Generally speaking, most layer breeds of chicken will be fully feathered and ready to move into a coop by about 8 weeks of age. Until then, they will need to be kept in a warm, clean, and dry brooder, protected from predators, and supplied with fresh food and water.
During the first weeks, your new chicks will need to be kept at a much higher air temperature than at which you would be comfortable. At least 24 hours before your chicks arrive, you need to set up their temporary home, called a brooder, to provide the proper temperature. Find our Chick Brooding Checklist attached to this help desk article below.
A brooder should consist of the following:
A plastic tote, stock tank, wooden box, cardboard box, or swimming pool… something with solid sides to help prevent drafts and keep your chicks contained. If it has been used for poultry previously, scrub with 10% bleach solution and allow to dry before new chicks are introduced.
- It is recommended to allow around 0.5 square feet of brooder space per bird.
Pine shavings or similar bedding material. Do not use newspaper in your brooder. It is too slick for baby chicks to get a good foothold and can cause a condition called “spraddle-leg.”
A heat source for keeping the brooder at the proper temperature. This is often in the form of a 125 to 250-watt heat bulb. The bulb height will determine the temperature. Raise or lower the bulb to control the temperature to keep your chicks comfortable.
- A thermometer placed at chick level in the brooder. 95 degrees is the ideal brooder temperature for the first week of the chicks’ lives. Then lower the brooder temperature by 5 degrees each week until they are fully feathered out (6-8 weeks).
Special notes when using a brooder plate-
- Place your brooder plate on the opposite side of your brooder space away from waterers.
- Set the height of your plate making sure there is a minimum of 1 1/8" space between the brooder plate and your bedding
- Allow enough space for your poultry to be able to move freely from underneath the brooder plate. Some brooder plates give you the option to adjust one side of the plate a bit higher than the other giving your poultry the option to choose their preferred height.
- Turn your brooder plate on 24-48 hours prior to the arrival of your poultry
- When your poultry arrives be sure to encourage them to go underneath the brooder plate showing them where warmth is.
- Brooder plates mimic a mother bird using warmth and touch so using a thermometer to measure the temperature is not reliable. It is important to watch the behavior of your poultry to determine their comfort level. If they are peeping and huddled together, adjust the plate lower, as this is a sign they are too cool. If they are avoiding the heat plate altogether it may be too low, therefore providing too much warmth.
- Brooder plates are ideal for indoor brooding. If the temperature of the room falls below 50 degrees Fahrenheit your brooder plate will not provide enough heat for your new hatchlings.
Learn more on how to brood poultry using a heat plate here: Brooding with the Brinsea Ecoglow Safety 600 Chick Brooder Plate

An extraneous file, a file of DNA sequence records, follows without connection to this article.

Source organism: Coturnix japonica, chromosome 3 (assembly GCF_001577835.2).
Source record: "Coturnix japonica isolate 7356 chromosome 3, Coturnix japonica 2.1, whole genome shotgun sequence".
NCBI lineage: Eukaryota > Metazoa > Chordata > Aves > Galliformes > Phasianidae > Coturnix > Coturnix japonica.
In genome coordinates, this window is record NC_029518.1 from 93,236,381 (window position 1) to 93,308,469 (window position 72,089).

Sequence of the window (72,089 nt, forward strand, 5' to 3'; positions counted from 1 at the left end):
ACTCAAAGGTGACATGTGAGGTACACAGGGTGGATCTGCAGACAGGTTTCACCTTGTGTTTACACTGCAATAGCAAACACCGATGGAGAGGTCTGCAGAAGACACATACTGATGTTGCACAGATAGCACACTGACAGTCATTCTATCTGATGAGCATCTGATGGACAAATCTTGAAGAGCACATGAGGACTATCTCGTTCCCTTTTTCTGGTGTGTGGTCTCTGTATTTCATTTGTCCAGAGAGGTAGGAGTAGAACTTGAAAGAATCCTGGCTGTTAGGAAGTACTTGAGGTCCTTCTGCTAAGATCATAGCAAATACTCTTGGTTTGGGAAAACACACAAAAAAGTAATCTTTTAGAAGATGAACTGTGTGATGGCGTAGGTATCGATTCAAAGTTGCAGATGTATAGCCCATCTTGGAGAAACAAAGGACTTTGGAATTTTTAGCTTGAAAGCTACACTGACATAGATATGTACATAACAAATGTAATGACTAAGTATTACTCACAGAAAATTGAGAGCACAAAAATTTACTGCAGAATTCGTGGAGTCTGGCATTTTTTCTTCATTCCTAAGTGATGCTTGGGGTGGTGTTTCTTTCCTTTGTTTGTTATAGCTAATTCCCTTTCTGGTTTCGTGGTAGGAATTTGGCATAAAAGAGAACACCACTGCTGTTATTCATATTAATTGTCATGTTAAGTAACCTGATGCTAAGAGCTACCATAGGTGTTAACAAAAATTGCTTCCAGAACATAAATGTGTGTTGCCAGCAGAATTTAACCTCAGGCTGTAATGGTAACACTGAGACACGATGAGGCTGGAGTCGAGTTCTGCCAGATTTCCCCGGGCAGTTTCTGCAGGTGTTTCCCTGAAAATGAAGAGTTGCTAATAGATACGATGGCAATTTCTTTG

Food and water in containers that chicks can reach but not crawl into or spill. For more information on feed recommendations and requirements please read our Poultry Feed Guidelines.
Upon the chicks’ arrival, carefully dip each chick’s beak in the drinking water to help them learn where their water source is located. Then let them explore their new home. They should start to eat and drink and will soon settle down for a rest. If the brooder is too cool, you will notice the chicks huddling together in a tight group directly under the heat source. Lower the lamp, increase the bulb wattage or make other adjustments necessary. If the chicks are too hot, they will try to get far away from the heat source and you may find them in far corners and avoiding the “spotlight." Raise the lamp, try a lower wattage bulb, or lower the temperature on the hover-type brooder. You want the chicks to spread out in an even pattern within the brooder.
While we do not anticipate a loss, Meyer Hatchery does cover losses of birds that arrive deceased or properly cared for birds that pass in the first 48 hours after arrival. Losses must be reported within 72 hours of arrival. To report a loss with a recent order, fill out our Loss Reporting Form.
For the first few days to several weeks old...
- Chicks will spend most of their time eating, drinking, and sleeping. Keep a close eye on them to be sure everyone is finding the food and water.
- Chicks love a little attention. Feel free to pick them up and interact with them. This is a great way to ensure a friendly flock of adult birds.
- After a few short weeks, they will be ready for exercise! A good idea is to provide the chicks with something they can perch on. This gives them practice for the future.
- Once they are 3-4 weeks old, they are ready for field trips outside. You can use something like a dog playpen to keep the chicks together in a safe place, but still allowing them to explore. Make sure it's warm enough outside and the chicks have access to both sun and shade within their pen.
6-8 weeks old, time to move out...
- When the chicks are fully feathered it is time for them to move to their coop. Make sure the coop is draft-free, they have access to food and water, and that the coop is predator-proof.
- If you already have an established flock, you will want to slowly introduce them to their new coop mates. Check out our great blog post for more details on smooth introductions.